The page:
Nineteenth Sunday in Ordinary Time – A

Twentieth Sunday in Ordinary Time – A


“Have pity on me, Lord, Son of David! My daughter is tormented by a demon.” But Jesus did not say a word in answer to her.


Come, Holy Spirit, Creator blest,

and in our souls take up Thy rest;

come with Thy grace and heavenly aid

to fill the hearts which Thou hast made.

O comforter, to Thee we cry,

O heavenly gift of God Most High,

O fount of life and fire of love,

and sweet anointing from above.

Thou in Thy sevenfold gifts are known;

Thou, finger of God’s hand we own;

Thou, promise of the Father,

 Who dost the tongue with power imbue.

Kindle our sense from above,

and make our hearts o’erflow with love;

with patience firm and virtue high

the weakness of our flesh supply.

Far from us drive the foe we dread,

and grant us Thy peace instead;

so shall we not,

with Thee for guide,

turn from the path of life aside.

Oh, may Thy grace on us bestow

the Father and the Son to know;

and Thee, through endless times confessed,

of both the eternal Spirit blest.

Now to the Father and the Son,

Who rose from death,

be glory given,

with Thou,

O Holy Comforter,

henceforth by all in earth and heaven. Amen.


O God, who have prepared for those who live you

good things which no eye can see,

full our hearts, we pray, with the warmth of your love,

so that, loving you in all things and above all things,

we may attain your promises,

which surpass every human desire.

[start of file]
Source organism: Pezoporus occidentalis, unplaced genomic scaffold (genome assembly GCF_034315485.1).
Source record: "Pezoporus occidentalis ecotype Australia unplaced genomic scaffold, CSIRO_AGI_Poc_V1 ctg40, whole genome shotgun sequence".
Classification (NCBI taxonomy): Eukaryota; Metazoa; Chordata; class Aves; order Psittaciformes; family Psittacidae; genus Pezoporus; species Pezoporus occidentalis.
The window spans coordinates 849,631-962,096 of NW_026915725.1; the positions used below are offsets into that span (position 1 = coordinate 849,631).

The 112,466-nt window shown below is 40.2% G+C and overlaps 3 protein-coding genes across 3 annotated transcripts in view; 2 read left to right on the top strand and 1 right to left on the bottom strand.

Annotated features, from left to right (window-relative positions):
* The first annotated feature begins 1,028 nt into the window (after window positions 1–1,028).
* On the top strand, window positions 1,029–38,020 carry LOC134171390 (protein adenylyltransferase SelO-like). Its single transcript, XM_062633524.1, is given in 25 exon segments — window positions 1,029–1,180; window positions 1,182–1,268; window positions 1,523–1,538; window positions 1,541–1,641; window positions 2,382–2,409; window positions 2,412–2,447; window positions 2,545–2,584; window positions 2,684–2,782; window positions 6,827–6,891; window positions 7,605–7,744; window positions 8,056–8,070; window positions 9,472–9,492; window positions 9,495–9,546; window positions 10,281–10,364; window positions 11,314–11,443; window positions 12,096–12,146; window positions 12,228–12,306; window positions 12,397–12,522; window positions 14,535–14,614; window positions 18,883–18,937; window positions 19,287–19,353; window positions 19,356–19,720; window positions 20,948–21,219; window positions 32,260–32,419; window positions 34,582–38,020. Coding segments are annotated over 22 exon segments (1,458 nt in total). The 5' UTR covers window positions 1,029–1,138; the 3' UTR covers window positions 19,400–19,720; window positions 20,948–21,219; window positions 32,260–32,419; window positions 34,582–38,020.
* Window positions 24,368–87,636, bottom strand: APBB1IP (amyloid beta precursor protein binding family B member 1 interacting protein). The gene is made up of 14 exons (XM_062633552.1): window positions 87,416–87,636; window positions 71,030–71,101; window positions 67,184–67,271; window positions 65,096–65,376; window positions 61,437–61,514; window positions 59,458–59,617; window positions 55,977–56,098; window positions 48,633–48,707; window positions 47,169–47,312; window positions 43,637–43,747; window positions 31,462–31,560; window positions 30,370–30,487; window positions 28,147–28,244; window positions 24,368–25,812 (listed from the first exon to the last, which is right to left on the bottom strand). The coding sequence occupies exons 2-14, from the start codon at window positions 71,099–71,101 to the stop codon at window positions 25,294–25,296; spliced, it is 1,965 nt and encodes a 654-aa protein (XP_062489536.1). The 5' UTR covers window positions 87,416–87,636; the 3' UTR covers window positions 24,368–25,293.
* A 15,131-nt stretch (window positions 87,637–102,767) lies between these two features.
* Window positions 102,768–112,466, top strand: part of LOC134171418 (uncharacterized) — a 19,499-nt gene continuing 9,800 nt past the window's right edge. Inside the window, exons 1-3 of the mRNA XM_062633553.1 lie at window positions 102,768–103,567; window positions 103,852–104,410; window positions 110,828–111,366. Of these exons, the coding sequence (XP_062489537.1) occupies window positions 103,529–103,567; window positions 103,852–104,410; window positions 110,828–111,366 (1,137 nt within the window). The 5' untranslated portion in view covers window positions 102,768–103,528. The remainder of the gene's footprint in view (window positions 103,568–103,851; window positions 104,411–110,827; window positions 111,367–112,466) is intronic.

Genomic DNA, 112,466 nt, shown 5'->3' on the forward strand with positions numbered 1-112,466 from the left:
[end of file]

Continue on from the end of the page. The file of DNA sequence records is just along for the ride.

Through our Lord Jesus Christ, your Son,

who lives and reigns with you in the unity

of the Holy Spirit,

one God, for ever and ever.



Isaiah 56: 1, 6-7

Thus says the LORD:

Observe what is right, do what is just;

for my salvation is about to come,

my justice, about to be revealed.

And the foreigners who join themselves to the LORD,

ministering to him, loving the name of the LORD,

and becoming his servants–

All who keep the Sabbath free from profanation

and hold to my covenant,

them I will bring to my holy mountain

and make joyful in my house of prayer;

their holocausts and sacrifices

will be acceptable on my altar,

for my house shall be called a house of prayer for all peoples.


The liberation of the Jews from the exile of Babylon (538 B.C.) was, like the first liberation from Egypt, seven centuries earlier, but a preparation for the real liberation to come. The promised Messiah would bring this final liberation to all mankind. He would set all men free from the slavery of sin and the estrangement from God which sin brought with it into the world, and he would make them citizens-to-be, not of a small corner of this earth, but of the eternal kingdom of heaven.